|Miss, Apprentice |
Show not warranting the hype
1. Let's Make a DealThey really drive a hard bargain at Martha Stewart Living Omnimedia ( MSO).
The lifestyle outfit got hammered Thursday after its latest
But that's not the worst of it. No, Martha Stewart Living revealed that the latest-quarter loss included an $11 million charge related to the vesting of certain warrants granted in connection with the airing of NBC's The Apprentice: Martha Stewart. That may strike you as strange, given that the New York company has repeatedly described the Apprentice spinoff as "a show in which we have no economic interest." Instead, the show -- whose ratings haven't been up to snuff -- "provides great promotional value," the company claims. Hmm, so Martha Stewart puts on a prime-time network reality show, and Martha Stewart Living gets no claim on the revenue -- but it does get to foot the bill for some stock handed out to entertainment business grandees? Stock warrants, $11 million. Publicity on a show no one is watching? Priceless. Dumb-o-Meter score: 91. We've got a bridge we can sell CEO Susan Lyne if she's interested. To view Colin Barr's humorous video take on creative math with Martha,
|No Can-Do Cendant |
CEO takes stock of company setup
2. Portrait of the ArtistCendant ( CD) chief Henry Silverman has had it up to here with the barbarians on Wall Street.
Silverman is the architect of the acquisition spree that put the Orbitz travel site, the Avis rent-a-car agency and the Century 21 real estate brokerage under one oddly named roof. Yet despite the broad brush on the acquisition canvas, Cendant shares have wallowed between $10 and $25 for more than seven years.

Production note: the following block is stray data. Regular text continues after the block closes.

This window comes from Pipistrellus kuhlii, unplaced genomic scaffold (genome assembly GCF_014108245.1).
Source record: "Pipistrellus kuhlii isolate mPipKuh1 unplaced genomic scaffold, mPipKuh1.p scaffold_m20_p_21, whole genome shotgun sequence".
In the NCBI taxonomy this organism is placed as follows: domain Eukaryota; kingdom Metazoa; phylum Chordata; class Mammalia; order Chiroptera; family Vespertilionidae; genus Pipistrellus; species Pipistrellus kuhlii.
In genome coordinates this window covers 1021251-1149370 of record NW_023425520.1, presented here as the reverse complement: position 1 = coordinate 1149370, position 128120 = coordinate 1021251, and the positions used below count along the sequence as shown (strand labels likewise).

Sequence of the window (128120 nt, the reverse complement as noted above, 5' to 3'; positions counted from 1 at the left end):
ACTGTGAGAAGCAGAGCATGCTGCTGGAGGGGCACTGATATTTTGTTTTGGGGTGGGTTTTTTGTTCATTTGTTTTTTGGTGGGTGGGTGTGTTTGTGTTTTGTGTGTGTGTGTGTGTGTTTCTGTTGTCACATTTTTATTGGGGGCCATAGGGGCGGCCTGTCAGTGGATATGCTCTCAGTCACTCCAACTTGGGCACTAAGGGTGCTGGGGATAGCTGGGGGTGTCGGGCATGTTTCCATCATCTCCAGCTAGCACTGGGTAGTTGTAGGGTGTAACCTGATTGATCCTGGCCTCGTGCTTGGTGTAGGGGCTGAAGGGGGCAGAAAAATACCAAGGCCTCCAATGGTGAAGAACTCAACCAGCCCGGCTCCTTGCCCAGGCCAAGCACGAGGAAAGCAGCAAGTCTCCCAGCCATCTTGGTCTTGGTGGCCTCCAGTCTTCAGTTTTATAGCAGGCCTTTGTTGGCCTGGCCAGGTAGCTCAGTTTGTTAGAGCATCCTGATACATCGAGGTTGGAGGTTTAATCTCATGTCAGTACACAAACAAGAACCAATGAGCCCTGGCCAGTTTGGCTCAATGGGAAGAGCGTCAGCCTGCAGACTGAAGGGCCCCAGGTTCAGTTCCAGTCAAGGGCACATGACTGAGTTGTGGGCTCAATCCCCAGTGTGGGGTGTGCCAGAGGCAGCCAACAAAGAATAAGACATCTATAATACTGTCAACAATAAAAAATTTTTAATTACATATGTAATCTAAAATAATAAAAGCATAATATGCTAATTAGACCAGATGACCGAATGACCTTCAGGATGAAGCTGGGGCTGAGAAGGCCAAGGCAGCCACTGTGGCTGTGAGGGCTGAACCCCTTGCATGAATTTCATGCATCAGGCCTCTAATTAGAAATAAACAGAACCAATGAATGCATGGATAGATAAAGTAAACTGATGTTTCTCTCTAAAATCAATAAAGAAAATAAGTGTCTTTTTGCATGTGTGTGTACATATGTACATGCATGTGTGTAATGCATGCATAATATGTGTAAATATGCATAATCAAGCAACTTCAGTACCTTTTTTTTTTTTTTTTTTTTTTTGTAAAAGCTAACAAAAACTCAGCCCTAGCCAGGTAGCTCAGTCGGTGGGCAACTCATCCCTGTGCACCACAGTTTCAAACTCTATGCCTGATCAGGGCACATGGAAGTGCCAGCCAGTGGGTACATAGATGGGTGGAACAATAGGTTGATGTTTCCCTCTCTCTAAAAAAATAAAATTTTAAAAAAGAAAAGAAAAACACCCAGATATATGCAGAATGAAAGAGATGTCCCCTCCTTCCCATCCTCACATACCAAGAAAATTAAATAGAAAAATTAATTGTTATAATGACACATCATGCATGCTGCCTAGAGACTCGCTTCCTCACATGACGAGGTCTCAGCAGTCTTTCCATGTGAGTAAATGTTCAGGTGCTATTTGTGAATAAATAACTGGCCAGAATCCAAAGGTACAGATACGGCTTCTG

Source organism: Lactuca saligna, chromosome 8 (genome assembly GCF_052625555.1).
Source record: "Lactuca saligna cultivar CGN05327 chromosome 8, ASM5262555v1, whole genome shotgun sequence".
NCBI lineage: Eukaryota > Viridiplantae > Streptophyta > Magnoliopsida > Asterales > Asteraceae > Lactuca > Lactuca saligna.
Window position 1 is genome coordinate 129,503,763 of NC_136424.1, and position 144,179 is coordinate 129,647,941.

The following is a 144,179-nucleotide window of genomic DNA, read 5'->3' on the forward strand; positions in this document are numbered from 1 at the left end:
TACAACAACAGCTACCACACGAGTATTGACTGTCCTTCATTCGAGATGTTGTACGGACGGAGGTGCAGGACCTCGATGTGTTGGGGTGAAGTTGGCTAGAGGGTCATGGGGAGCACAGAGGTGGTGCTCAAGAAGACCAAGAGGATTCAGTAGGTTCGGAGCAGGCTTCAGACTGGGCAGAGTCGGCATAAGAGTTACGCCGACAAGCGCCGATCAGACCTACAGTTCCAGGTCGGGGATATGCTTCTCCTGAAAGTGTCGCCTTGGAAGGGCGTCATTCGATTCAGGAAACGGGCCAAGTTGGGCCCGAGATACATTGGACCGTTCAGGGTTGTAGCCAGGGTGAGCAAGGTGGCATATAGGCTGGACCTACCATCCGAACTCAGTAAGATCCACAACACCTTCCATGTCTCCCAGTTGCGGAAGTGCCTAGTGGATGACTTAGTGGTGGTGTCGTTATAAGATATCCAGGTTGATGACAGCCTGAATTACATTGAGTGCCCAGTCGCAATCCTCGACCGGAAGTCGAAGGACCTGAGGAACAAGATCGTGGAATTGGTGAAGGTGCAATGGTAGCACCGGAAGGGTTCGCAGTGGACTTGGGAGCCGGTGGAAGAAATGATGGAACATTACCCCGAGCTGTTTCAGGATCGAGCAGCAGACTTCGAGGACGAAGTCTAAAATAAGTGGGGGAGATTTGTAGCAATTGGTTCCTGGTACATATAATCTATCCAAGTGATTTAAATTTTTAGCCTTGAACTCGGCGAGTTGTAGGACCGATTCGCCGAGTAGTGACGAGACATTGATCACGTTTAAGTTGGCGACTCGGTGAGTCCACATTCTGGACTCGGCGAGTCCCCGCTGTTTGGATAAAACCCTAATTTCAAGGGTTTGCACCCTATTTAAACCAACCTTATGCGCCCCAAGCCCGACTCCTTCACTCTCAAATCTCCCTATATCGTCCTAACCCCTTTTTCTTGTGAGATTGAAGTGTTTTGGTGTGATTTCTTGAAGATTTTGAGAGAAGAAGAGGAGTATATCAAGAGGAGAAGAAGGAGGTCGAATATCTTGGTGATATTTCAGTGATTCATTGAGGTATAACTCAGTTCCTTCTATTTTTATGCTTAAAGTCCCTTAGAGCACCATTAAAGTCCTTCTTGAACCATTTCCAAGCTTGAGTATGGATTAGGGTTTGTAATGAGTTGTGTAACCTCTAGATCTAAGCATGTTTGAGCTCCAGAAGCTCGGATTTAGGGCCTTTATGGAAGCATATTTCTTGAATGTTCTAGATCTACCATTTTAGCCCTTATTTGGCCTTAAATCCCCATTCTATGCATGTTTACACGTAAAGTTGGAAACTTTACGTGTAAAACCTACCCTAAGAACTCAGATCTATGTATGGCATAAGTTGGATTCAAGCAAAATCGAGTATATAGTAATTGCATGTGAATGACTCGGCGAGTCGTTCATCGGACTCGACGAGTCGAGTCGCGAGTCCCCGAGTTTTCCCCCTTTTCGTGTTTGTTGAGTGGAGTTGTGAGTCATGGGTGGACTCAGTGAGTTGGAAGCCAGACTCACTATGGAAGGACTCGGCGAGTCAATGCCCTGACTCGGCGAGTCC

So this week, Silverman
|Do Tell, Ma Bell |
What's in a name if the revenue falls?
3. Brand FlakesFor the first time in recent memory, AT&T ( T) is shaping up as part of the solution, not part of the problem.
The New Jersey telco is in the midst of being acquired by its San Antonio-based offspring, SBC ( SBC). After practically inventing the telecom business, AT&T was driven into SBC's arms earlier this year by a series of strategic missteps that left Ma Bell with its good name, a cash-cow long-distance business and little else.
But what a name it is. This week SBC said it would
"The AT&T name has a proud and storied heritage, as well as unparalleled recognition around the globe among both businesses and consumers," said SBC chief Ed Whitacre. "The AT&T brand reflects what customers are looking for in a provider. They want the latest technology and services, but they also want reliability, quality and trustworthiness." Of course, its
4. Spring ChickensIf it's a double talk you're looking for, Federated Department Stores ( FD) answered the call this week. The Cincinnati department store giant said it would
|Step On It, Chiron |
Flu-vaccine production in the shop
5. Lemon SongBuckle your seatbelts. After a year in the shop, Chiron ( CHIR) is ready to put it in gear.
The Emeryville, Calif., biotech revved up its
The news comes as Chiron's vaccine-making operation continues to spin its wheels. After getting a vaccine plant shut down last year for safety issues, the company has cut its dose-output forecast three times. Where Chiron once was expected to churn out 50 million doses of Fluvirin, now it expects to make barely a third of that total. CEO Howard Pien blames new procedures at the company's rehabilitated Liverpool, England, plant and promises further vaccine-output updates soon. With all that sputtering and misfiring, Chiron sounds like an old junker. But on Tuesday's postclose conference call, Pien had something far sportier in mind, as TheStreet.com's Bob Steyer reported. "It is like breaking in a new Maserati," Pien said. "You don't step on the gas too hard for the first 1,000 miles." Well, you know what they say about exotic foreign cars: always in the shop. Dumb-o-Meter score: 70. Of course, you can hardly expect the guy to compare his company to a Chevy Vega or something more apt.